How do you choose a team to accompany you on a ten-week journey, flying 7,000km in freezing conditions? The answer is carefully.
Feeling the pressure
Our selection weekend at Humble by Nature, Kate Humble’s Farm in Wales, was tough but fun. Twelve volunteers joined us to be pushed to their limits. Kate put us up at her lovely farm and made us all feel at home.
Choosing the team to support Sacha from the ground was always going to be a big part of the preparation for Flight of the Swans. So we were feeling the pressure as we headed to Wales to meet everyone.
Thankfully we didn’t have to do it all ourselves. Expedition experts, Steve Holland and Mac MacKenney were there to help. Having put together teams for Flight of the Swans’ patron, Sir Ranulph Fiennes, we knew we were in good hands.
By the end of the weekend the media roles in our ground crew would be filled and our team almost complete. It was an exciting thought but our volunteers had a lot to get through first.
Being tested on communication and team building skills might sound like any old job interview but a mock-up of a road traffic accident and a late-night navigation through the woods added a taste of the extreme pressure the team could be facing on the trip.
Just like Sacha, our ground crew will face extreme weather and freezing conditions. They’ll meet wild animals and different communities along the way - in short they need to be prepared for almost anything.
The media volunteers will be filming along the route, everything from the people we meet to the swans as they land to rest and feed. Plus they will be bringing back valuable footage of their habitats for our conservation team.
Not only will the expedition provide valuable scientific data from remote areas (more on that in a later post), our volunteers will play a major part in revealing to the world – through photo and film - the dangers that the swans face as they make their way from the Russian tundra to their over-wintering grounds back at Slimbridge.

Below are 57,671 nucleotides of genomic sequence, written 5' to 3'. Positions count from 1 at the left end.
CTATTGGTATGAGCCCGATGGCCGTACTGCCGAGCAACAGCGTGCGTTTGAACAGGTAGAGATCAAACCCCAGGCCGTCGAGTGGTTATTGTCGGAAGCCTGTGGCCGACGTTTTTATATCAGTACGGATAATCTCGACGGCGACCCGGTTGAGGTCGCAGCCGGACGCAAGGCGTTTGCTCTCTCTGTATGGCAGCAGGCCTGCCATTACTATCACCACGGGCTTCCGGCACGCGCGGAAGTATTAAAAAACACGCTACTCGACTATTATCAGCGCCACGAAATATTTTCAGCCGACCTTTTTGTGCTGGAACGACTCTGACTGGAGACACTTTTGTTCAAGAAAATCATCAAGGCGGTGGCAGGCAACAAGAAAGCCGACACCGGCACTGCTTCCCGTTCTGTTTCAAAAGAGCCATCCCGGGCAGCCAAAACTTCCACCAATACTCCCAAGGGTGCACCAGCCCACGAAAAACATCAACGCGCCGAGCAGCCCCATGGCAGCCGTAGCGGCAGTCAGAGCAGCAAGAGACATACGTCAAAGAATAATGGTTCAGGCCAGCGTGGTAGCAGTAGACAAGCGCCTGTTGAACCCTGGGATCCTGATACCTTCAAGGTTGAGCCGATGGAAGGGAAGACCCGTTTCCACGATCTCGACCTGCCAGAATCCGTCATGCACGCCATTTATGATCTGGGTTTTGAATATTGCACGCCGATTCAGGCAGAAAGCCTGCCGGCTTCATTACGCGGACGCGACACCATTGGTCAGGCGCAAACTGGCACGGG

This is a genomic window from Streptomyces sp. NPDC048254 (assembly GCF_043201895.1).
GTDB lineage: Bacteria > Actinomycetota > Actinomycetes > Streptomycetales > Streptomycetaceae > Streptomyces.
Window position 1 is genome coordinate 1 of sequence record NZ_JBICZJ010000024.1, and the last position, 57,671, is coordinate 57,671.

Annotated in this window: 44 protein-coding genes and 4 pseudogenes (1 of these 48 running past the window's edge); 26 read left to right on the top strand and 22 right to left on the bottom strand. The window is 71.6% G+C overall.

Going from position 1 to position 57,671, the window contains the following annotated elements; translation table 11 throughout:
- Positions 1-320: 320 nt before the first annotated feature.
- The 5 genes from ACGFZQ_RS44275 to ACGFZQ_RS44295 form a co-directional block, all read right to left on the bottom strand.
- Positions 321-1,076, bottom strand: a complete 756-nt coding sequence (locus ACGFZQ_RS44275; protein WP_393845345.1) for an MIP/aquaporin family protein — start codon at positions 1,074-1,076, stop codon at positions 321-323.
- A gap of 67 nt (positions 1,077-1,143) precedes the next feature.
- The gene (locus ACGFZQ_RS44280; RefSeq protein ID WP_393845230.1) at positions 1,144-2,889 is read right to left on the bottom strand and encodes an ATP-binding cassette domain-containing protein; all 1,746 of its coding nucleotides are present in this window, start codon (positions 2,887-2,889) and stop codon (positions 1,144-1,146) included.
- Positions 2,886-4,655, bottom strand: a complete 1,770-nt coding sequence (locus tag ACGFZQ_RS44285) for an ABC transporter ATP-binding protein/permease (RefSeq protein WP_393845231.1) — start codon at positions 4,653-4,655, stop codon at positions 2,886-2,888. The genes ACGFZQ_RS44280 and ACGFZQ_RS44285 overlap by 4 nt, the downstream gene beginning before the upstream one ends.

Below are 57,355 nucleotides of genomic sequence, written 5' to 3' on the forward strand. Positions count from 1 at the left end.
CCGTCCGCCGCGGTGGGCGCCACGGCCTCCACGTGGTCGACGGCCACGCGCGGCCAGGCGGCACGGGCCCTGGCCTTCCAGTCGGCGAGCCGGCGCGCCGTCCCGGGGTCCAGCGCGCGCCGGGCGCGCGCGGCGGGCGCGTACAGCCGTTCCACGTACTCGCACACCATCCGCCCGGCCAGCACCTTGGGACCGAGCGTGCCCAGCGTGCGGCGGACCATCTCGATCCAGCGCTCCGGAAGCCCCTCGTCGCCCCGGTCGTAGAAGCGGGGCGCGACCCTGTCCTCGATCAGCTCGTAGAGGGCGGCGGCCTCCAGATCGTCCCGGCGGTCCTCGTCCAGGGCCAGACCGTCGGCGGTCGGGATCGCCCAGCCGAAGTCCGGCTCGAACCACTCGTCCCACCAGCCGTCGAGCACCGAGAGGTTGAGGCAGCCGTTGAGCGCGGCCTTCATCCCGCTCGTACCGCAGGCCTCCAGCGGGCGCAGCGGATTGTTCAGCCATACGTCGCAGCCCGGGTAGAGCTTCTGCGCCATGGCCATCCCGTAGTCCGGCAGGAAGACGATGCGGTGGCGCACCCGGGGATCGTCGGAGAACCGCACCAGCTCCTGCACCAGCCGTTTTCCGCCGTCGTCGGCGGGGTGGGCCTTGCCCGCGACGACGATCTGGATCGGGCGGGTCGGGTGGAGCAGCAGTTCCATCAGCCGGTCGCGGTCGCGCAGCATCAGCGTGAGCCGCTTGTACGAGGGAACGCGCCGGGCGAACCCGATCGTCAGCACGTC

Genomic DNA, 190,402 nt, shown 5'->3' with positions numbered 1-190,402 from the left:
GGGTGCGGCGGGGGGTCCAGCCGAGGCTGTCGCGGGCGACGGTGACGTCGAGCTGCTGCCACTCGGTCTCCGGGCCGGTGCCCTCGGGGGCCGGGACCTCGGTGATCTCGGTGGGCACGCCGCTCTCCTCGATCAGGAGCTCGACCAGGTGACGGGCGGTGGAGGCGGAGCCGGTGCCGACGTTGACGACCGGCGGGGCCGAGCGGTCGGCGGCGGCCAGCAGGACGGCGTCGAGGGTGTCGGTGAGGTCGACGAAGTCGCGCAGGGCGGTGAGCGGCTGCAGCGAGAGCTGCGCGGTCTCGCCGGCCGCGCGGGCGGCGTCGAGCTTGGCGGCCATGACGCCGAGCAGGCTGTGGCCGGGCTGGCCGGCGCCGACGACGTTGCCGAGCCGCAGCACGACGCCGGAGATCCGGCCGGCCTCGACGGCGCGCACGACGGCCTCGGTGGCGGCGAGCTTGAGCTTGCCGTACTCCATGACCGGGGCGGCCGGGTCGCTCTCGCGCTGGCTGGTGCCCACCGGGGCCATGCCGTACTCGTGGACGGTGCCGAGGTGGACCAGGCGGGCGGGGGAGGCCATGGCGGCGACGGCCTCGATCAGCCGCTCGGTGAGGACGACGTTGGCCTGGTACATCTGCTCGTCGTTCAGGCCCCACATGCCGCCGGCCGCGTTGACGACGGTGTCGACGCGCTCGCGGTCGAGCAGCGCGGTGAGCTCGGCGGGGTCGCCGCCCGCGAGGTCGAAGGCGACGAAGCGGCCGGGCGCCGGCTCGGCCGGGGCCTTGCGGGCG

To get their footage our media volunteers will have to master filming from vehicles, they will have to get used to working their equipment in freezing conditions and filming in wilderness that has seen little human presence. It’s not a job for the faint hearted.
Selecting our team
By the end of the weekend we realised that the hardest part was going to be making our choice. If only we could take everyone, but we had to narrow it down to five.
There were some skills it was essential our volunteers had, such as well-honed media skills that clearly showed they could function and support each other under pressure.
Our living conditions will be basic to say the least so we need to be sure our team can handle living in basic conditions for 10 weeks, during which time we can never be sure what might happen next.
Although much of our selection criteria was based on our volunteers demonstrating their skills, we knew we needed to pick people that not only knew when to pick up a camera and showed genuine passion for the cause, but also knew when it was time to stop filming and muck in with the general camp chores, or even deal with an emergency.
In short our volunteers need to be able to handle anything that gets thrown at them – which to be honest could be almost anything.
Among our volunteers we had so much talent but it was these five that we were super-impressed with.
- Matt Harris, a filmmaker from Caerphilly.
- Sam Vadas, an Australian TV news journalist, currently living in the UK.
- Steve Flanagan, a cameraman from Bristol specialising in digital multimedia.
- Ben Cherry, a photographer from Warwick.
- Ben Sadd, a filmmaker from Blandford Forum in Dorset.
You will hear more from our new recruits over the coming months.
P.S. If you haven’t signed the petition yet or shared it through your networks, do it here. More on why in blogs to follow…